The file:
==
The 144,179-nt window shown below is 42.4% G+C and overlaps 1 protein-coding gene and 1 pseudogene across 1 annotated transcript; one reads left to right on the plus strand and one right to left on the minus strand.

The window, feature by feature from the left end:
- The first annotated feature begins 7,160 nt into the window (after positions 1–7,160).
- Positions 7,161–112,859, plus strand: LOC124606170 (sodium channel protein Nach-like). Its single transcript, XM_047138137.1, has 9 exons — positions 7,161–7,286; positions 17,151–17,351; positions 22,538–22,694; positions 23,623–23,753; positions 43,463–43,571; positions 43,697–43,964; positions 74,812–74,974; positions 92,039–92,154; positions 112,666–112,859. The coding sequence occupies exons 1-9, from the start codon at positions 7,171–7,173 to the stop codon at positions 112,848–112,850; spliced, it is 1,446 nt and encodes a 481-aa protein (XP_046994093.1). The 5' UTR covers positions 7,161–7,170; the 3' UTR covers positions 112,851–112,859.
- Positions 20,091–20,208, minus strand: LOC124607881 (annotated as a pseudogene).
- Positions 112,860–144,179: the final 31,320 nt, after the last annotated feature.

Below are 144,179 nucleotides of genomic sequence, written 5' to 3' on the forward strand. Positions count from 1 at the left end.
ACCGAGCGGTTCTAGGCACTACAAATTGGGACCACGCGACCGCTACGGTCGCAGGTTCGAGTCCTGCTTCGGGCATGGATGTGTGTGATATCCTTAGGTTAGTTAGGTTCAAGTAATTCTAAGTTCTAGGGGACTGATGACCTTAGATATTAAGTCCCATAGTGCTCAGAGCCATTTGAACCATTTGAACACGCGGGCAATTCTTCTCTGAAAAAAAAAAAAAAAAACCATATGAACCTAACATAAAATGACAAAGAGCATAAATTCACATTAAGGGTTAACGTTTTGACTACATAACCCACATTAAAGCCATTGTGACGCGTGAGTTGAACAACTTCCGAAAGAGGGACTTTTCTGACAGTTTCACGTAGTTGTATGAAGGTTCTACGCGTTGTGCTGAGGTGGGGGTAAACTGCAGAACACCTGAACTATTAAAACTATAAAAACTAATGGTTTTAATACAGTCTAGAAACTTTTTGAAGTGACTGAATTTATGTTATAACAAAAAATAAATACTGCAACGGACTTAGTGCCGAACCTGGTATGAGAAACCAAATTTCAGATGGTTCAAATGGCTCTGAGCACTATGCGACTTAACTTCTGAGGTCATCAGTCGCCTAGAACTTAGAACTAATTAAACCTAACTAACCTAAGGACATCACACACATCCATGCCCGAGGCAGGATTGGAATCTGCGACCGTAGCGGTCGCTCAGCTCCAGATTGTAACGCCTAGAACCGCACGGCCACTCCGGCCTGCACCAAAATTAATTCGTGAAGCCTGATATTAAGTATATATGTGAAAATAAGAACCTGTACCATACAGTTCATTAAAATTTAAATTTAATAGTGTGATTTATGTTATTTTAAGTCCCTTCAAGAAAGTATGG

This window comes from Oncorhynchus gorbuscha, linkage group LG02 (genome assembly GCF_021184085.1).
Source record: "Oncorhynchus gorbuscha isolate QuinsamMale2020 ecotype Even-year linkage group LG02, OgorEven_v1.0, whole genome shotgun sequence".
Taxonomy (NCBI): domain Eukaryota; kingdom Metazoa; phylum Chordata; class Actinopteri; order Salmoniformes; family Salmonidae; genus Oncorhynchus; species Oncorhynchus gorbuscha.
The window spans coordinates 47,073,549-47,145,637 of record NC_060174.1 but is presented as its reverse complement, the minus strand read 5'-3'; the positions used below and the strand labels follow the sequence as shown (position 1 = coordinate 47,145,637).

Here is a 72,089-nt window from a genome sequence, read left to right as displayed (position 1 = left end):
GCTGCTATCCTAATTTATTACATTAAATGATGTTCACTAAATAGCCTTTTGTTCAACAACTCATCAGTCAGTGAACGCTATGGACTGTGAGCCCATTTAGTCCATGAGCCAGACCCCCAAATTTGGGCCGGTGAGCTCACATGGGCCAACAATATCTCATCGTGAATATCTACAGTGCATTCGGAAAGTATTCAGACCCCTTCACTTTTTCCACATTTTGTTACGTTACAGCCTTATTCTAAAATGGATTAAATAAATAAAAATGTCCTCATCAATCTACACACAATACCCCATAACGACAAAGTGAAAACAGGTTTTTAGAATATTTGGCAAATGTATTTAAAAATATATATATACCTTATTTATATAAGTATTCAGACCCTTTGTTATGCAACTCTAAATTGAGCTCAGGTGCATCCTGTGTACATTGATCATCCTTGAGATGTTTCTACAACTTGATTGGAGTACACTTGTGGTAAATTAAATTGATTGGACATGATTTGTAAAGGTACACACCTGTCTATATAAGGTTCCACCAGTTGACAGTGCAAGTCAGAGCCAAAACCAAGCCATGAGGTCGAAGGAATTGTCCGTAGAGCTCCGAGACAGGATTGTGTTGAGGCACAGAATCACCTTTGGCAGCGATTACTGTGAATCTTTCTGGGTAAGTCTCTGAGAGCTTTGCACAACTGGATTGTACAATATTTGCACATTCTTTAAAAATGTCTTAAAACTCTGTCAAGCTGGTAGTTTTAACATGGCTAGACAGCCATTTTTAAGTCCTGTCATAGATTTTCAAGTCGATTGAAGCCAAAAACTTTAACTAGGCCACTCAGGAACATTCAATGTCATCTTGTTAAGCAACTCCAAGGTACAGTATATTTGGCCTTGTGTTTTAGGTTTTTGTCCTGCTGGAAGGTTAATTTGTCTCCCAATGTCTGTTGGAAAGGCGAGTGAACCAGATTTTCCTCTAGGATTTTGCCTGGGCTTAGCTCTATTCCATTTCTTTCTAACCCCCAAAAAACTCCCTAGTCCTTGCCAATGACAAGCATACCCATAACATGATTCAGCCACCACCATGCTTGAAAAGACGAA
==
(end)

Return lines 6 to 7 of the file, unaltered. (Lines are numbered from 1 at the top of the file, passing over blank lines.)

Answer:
- Positions 112,860–144,179: the final 31,320 nt, after the last annotated feature.

Below are 144,179 nucleotides of genomic sequence, written 5' to 3' on the forward strand. Positions count from 1 at the left end.